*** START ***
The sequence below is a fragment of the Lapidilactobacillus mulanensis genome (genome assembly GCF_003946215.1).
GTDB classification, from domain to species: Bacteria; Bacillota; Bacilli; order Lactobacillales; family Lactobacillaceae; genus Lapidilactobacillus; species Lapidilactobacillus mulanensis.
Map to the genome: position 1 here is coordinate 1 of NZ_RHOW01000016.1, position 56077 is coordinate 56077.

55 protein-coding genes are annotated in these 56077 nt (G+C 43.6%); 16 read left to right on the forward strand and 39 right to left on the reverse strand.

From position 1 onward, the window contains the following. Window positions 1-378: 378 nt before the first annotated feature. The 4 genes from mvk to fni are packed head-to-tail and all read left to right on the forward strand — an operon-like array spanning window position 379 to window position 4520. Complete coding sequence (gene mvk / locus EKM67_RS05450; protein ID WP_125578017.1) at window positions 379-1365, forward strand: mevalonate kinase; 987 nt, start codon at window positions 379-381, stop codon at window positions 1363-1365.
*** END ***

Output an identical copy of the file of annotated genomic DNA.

The sequence below is a fragment of the Lapidilactobacillus mulanensis genome (genome assembly GCF_003946215.1).
GTDB classification, from domain to species: Bacteria; Bacillota; Bacilli; order Lactobacillales; family Lactobacillaceae; genus Lapidilactobacillus; species Lapidilactobacillus mulanensis.
Map to the genome: position 1 here is coordinate 1 of NZ_RHOW01000016.1, position 56077 is coordinate 56077.

55 protein-coding genes are annotated in these 56077 nt (G+C 43.6%); 16 read left to right on the forward strand and 39 right to left on the reverse strand.

From position 1 onward, the window contains the following. Window positions 1-378: 378 nt before the first annotated feature. The 4 genes from mvk to fni are packed head-to-tail and all read left to right on the forward strand — an operon-like array spanning window position 379 to window position 4520. Complete coding sequence (gene mvk / locus EKM67_RS05450; protein ID WP_125578017.1) at window positions 379-1365, forward strand: mevalonate kinase; 987 nt, start codon at window positions 379-381, stop codon at window positions 1363-1365.